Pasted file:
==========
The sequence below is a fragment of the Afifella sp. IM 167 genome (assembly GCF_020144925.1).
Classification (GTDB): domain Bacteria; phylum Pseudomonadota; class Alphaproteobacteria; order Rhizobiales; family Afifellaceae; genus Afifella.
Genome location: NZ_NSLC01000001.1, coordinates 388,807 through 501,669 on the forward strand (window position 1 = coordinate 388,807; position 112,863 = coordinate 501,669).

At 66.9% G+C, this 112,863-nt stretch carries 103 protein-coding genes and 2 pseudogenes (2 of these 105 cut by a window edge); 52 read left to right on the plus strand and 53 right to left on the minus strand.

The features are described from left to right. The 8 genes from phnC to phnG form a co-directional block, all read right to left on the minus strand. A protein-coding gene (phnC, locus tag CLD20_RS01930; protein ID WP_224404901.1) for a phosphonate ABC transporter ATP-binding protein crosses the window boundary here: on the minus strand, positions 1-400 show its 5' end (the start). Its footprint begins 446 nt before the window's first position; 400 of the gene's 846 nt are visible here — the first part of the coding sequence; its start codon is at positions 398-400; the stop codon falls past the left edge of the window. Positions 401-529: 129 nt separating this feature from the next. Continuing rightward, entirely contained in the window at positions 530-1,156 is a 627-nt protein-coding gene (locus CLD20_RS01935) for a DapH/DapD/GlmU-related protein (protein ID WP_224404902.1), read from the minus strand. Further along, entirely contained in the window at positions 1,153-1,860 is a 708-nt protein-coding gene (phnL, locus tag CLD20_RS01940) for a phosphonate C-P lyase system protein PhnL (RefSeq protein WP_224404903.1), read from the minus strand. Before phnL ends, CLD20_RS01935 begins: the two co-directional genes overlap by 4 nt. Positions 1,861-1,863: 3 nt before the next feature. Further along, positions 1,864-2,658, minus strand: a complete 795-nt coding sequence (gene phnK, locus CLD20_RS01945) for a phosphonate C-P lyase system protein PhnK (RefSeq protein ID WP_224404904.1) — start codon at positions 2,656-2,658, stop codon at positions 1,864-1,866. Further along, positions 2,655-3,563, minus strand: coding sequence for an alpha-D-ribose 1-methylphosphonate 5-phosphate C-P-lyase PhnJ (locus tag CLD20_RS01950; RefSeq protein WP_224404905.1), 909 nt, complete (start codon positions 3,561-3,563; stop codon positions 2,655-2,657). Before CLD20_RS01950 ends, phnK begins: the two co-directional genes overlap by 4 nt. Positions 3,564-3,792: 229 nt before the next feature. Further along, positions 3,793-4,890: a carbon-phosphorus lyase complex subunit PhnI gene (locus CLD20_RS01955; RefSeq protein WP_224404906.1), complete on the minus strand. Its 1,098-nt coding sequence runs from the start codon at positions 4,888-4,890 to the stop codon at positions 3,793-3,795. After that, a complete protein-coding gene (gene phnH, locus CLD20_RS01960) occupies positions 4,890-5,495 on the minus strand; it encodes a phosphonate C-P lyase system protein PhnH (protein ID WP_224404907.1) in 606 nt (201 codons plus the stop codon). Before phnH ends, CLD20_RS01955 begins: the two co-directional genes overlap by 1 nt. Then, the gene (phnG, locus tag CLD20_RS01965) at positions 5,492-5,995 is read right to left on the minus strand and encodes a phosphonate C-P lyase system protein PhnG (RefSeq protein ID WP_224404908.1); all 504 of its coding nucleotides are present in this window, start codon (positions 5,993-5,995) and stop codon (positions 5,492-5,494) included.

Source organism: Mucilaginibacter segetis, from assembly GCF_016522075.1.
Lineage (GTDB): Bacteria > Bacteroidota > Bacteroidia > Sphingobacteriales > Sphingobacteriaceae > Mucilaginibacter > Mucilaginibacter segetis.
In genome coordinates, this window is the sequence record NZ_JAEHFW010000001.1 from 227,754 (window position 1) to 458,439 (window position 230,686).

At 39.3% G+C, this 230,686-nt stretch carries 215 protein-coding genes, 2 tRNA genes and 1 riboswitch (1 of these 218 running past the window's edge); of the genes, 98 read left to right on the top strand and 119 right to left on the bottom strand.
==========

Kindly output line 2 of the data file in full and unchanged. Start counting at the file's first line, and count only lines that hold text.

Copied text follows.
Classification (GTDB): domain Bacteria; phylum Pseudomonadota; class Alphaproteobacteria; order Rhizobiales; family Afifellaceae; genus Afifella.